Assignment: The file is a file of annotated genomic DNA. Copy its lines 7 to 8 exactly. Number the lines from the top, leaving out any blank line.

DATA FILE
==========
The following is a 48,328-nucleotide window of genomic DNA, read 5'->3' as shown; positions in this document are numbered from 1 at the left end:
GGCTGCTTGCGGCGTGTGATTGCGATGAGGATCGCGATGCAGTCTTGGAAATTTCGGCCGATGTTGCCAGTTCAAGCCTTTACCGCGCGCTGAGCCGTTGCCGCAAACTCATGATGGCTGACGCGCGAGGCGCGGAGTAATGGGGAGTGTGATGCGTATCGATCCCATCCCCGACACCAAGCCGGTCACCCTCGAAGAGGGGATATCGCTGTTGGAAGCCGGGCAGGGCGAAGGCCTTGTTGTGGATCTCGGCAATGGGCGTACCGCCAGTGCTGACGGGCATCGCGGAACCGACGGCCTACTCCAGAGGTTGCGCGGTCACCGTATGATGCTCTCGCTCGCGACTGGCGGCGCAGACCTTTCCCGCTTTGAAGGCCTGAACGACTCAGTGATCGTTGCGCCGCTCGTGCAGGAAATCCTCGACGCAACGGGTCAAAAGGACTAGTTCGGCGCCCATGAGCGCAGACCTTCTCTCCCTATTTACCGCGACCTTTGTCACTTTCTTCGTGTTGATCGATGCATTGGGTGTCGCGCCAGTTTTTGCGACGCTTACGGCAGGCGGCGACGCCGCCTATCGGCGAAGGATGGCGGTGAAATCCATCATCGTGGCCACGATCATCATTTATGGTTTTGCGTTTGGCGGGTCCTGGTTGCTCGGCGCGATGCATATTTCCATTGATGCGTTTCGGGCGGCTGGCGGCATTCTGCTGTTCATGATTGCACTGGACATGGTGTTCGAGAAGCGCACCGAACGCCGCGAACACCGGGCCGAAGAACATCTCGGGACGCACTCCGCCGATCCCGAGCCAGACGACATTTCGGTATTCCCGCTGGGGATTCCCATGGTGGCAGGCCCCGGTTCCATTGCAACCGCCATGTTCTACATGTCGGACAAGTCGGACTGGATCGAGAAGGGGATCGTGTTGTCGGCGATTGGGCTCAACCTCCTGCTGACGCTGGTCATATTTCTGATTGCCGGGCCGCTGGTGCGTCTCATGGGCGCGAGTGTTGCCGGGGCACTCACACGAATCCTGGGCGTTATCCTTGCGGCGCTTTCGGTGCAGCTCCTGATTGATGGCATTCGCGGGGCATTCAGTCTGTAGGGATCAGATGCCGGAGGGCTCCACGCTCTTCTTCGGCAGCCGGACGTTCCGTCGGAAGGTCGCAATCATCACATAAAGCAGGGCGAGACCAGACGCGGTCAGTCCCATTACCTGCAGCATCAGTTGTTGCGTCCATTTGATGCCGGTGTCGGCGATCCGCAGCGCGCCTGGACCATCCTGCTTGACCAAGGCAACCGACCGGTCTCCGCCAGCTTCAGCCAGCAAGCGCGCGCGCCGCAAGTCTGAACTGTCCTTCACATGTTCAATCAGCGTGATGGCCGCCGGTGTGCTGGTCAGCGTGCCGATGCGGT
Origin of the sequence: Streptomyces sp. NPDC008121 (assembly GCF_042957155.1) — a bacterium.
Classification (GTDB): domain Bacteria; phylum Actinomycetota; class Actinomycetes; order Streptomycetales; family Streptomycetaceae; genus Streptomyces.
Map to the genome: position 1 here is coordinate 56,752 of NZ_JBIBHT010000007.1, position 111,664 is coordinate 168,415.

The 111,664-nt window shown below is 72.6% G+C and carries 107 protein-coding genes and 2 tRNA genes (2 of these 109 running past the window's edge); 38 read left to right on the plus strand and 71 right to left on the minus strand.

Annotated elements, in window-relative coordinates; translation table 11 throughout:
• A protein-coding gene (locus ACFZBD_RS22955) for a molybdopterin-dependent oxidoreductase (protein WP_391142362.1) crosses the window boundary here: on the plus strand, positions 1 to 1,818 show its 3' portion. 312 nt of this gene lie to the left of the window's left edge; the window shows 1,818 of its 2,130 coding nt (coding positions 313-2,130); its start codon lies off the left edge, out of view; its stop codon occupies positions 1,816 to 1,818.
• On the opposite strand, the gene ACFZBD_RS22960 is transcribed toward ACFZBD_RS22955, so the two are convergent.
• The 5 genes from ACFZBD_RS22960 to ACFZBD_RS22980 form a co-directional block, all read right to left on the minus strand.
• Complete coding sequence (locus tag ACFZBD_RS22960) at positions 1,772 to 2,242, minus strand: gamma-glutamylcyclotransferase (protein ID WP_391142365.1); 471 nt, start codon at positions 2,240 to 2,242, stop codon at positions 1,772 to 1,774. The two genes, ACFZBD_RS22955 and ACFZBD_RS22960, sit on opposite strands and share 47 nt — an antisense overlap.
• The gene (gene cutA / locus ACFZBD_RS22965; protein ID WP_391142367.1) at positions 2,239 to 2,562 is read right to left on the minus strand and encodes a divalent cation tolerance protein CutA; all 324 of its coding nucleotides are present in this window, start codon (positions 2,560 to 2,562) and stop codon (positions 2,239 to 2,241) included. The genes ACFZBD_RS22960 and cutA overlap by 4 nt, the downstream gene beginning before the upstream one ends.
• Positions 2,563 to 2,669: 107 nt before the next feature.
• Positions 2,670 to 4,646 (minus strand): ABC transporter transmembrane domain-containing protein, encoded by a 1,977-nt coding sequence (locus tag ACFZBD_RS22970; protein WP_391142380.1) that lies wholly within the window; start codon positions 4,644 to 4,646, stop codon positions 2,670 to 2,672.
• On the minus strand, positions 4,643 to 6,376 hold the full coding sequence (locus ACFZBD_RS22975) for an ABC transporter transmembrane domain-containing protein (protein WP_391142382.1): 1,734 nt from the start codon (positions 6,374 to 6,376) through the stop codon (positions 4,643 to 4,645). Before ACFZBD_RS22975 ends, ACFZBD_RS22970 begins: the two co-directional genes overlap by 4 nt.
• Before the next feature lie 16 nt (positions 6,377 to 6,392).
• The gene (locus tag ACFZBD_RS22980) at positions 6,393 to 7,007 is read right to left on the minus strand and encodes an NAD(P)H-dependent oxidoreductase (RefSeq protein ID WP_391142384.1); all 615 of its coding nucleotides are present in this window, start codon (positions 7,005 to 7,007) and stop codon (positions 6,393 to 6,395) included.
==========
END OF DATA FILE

Annotated elements, in window-relative coordinates; translation table 11 throughout:
• A protein-coding gene (locus ACFZBD_RS22955) for a molybdopterin-dependent oxidoreductase (protein WP_391142362.1) crosses the window boundary here: on the plus strand, positions 1 to 1,818 show its 3' portion. 312 nt of this gene lie to the left of the window's left edge; the window shows 1,818 of its 2,130 coding nt (coding positions 313-2,130); its start codon lies off the left edge, out of view; its stop codon occupies positions 1,816 to 1,818.